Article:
Schema Round-up

September 6, 2000

Leigh Dodds

Noting an increasing interest in XML Schemas on several mailing lists, this week the XML Deviant takes a look at some of the resources available to the aspiring schema developer.


The first goal for anyone seeking to come to grips with XML Schemas is gathering useful reference material. The XML Schema Primer, a useful introduction and overview of the topic, is published by the Schema Working Group in response to requests from the community for additional documentation.

The terseness of the schema specifications will drive most developers toward tutorial materials. Unfortunately there are few updated tutorials available at the present. Two exceptions worth noting are Ashvin Radiya's introduction to the basics of using XML Schema (from IBM developerWorks) and Roger Costello's Xfront Schema tutorial. The latter is very well researched. Costello clarified many areas with members of the Working Group. The tutorial, which is available under the GPL, includes many examples which have been tested against several schema validators.


After tackling the documentation, the next step is to set to work on some schemas of your own. Anticipating this, and in an effort to get feedback on the working drafts, the Schema WG developed XSV, a open source schema validation tool in Python. XSV is available for download and as an online validation service, but it isn't entirely conformant.

Several parsers now provide limited support for schemas. The Oracle Java, C and C++ toolkits include schema processors. The recently released 1.2 version of Xerces-J does as well, although it's not fully conformant. It's clear that Schema conformance testing will become essential once the specifications stabilize.

Authoring tools are also beginning to appear. Two of the more well-known, XML Authority and XML Spy, include support for XML Schemas, among other schema languages.

One notable absence in the schema developer's tool kit is the ability to generate supporting documentation for a schema. A tool is needed that will do for schemas what Earl Hood's Perl tool dtd2html does for DTDs. Developers Rodney Lai on XML-L and David Valera on XML-DEV have been looking for such a tool:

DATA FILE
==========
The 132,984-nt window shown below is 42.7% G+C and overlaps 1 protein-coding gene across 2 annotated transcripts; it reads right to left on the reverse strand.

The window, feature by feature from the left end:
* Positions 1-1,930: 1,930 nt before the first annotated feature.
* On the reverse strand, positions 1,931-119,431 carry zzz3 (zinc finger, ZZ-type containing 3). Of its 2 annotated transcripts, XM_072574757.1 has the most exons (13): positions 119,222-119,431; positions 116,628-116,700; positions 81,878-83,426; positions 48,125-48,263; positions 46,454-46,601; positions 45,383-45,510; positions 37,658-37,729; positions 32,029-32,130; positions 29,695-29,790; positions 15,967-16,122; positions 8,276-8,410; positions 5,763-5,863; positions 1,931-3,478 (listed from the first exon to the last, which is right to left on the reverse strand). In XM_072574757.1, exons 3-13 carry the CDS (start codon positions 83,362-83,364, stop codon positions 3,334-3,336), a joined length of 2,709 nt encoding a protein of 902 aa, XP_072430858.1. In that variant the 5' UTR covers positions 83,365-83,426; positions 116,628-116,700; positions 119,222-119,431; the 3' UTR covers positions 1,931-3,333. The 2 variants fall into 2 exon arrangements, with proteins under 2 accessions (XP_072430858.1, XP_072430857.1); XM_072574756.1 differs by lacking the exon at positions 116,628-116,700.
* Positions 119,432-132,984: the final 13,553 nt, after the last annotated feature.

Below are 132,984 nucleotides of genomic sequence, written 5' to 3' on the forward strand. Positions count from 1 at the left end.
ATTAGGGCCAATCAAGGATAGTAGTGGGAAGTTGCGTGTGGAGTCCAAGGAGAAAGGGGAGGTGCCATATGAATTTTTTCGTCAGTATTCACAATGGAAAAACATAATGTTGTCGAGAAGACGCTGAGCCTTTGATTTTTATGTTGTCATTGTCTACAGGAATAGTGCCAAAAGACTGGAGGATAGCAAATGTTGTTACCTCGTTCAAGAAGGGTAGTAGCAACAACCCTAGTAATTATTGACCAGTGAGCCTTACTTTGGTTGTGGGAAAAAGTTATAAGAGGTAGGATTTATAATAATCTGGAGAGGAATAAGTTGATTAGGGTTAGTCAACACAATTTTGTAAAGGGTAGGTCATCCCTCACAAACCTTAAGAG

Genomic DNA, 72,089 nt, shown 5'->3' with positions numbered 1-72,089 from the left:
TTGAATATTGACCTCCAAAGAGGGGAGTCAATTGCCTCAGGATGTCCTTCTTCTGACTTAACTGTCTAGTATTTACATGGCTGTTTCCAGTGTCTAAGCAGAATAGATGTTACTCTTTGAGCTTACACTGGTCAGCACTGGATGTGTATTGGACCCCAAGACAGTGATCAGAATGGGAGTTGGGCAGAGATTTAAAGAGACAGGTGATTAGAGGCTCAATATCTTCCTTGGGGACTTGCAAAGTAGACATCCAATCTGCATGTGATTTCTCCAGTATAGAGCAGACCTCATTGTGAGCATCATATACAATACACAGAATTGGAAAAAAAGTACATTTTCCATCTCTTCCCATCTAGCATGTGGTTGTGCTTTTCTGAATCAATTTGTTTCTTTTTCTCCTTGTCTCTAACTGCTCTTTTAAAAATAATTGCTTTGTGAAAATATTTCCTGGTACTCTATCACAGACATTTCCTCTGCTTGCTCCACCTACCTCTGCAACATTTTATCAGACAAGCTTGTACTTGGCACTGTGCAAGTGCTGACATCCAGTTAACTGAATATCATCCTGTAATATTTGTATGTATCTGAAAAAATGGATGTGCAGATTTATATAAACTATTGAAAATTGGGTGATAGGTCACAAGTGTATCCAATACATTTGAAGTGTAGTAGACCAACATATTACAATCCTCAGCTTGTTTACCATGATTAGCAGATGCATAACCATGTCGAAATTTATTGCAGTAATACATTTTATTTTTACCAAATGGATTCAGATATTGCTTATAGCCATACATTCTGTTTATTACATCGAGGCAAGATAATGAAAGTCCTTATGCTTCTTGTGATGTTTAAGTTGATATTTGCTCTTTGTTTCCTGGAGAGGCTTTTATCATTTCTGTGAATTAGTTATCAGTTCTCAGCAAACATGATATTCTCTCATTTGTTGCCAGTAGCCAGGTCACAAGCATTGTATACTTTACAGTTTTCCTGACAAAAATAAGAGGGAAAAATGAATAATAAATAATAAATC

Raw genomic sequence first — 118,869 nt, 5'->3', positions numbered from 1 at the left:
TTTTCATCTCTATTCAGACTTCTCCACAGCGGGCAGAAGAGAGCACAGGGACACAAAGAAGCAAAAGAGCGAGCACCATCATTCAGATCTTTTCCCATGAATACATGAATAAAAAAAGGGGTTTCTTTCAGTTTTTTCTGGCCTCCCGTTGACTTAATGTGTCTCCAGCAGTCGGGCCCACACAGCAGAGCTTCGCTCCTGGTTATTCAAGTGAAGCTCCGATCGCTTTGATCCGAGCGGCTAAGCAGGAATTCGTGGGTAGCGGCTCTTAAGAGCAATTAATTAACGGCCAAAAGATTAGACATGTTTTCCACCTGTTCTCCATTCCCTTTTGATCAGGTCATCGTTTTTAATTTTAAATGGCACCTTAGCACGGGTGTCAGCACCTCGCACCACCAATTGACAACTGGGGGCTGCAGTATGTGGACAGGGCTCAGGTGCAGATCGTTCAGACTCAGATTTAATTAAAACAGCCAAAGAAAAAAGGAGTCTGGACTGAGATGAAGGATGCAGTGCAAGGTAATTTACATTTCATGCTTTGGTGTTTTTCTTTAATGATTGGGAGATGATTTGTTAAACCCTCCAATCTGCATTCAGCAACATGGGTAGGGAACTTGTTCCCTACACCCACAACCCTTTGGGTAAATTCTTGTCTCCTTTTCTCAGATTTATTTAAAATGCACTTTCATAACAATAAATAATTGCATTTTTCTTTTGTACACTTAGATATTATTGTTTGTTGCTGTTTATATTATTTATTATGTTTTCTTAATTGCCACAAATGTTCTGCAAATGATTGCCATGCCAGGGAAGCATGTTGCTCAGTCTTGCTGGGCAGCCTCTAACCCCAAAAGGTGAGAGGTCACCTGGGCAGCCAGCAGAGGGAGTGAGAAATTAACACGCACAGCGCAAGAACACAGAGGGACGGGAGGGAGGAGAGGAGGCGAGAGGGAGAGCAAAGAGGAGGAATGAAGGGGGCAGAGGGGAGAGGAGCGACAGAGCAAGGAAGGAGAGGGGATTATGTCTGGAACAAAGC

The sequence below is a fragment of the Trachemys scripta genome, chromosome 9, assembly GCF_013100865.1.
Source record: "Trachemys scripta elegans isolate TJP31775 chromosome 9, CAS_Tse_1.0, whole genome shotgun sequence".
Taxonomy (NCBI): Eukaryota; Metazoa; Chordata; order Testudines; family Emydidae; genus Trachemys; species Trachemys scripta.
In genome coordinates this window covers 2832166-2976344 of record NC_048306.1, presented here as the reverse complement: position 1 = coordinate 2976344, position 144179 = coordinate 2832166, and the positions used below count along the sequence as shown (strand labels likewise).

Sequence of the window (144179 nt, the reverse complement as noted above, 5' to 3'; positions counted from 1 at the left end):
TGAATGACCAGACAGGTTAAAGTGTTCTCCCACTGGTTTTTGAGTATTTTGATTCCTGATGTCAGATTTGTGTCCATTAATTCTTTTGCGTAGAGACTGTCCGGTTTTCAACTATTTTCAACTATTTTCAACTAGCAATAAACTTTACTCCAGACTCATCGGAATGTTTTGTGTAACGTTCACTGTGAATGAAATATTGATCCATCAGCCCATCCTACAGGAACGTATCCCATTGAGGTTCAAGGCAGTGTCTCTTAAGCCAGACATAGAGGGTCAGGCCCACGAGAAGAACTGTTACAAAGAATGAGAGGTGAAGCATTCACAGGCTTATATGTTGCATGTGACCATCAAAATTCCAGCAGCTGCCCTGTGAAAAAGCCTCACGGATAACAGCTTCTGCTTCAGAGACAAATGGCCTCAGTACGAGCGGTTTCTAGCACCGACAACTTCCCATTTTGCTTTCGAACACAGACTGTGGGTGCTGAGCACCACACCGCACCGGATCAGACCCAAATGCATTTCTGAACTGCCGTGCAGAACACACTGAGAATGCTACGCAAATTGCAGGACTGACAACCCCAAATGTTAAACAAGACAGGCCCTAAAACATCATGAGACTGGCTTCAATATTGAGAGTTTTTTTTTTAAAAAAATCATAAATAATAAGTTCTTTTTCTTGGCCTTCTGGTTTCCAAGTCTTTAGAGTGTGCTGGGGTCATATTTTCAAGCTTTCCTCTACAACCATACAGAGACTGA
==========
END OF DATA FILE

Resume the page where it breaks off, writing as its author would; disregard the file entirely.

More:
Does anyone know if there is an XSL available for XML schema that does the same as the XDR stylesheet from Microsoft?

The XDR stylesheet generates documentation about the XDR in a more human readable way. I wonder if there is such a stylesheet for W3C schema's...

Henry Thompson noted that the XSLT stylesheet used to generate the Working Draft documentation could form the basis of such a facility.

[The stylesheet] used to format the XML Schema WDs themselves uses the schema document for schemas to generate the displays at the head of each section in chapter 4... You could easily extract only the templates that apply to elements in the XML Schema namespace.

XSLT developers looking for an interesting and challenging project could do worse than examine the possibilities of generating useful HTML documentation directly from a schema description. Paul Spencer observed that he has already implemented a subset of the required functionality:

I did something for XDR schemas ...which I preferred to the Microsoft one, especially for large schemas. I looked at doing something similar for XML Schema, but it is much more complex, and so have only done a subset so far.

Relaxing Alternative

Of course XML Schema is not the only schema language available. One popular alternative is RELAX. Murata Makoto announced this week that RELAX will be submitted to ISO for standardization

Technical committee of JISC (Japanese Industrial Standards Committee) ... and Technical Committee of ITSCJ (Information Technology Standards Commission of Japan) ... [have] jointly decided that RELAX Core shall be submitted to the fast-track procedure of ISO. Submission is expected to take place in early October, 2000.

RELAX has long been positioned as a stepping stone between DTDs and XML Schemas. ISO standardization is unlikely to change that, but it will raise the profile of RELAX considerably. The wrangling between schema languages is far from over, but without support in the brand-name parsers like Xerces, it's difficult to see how RELAX can supplant the alternatives.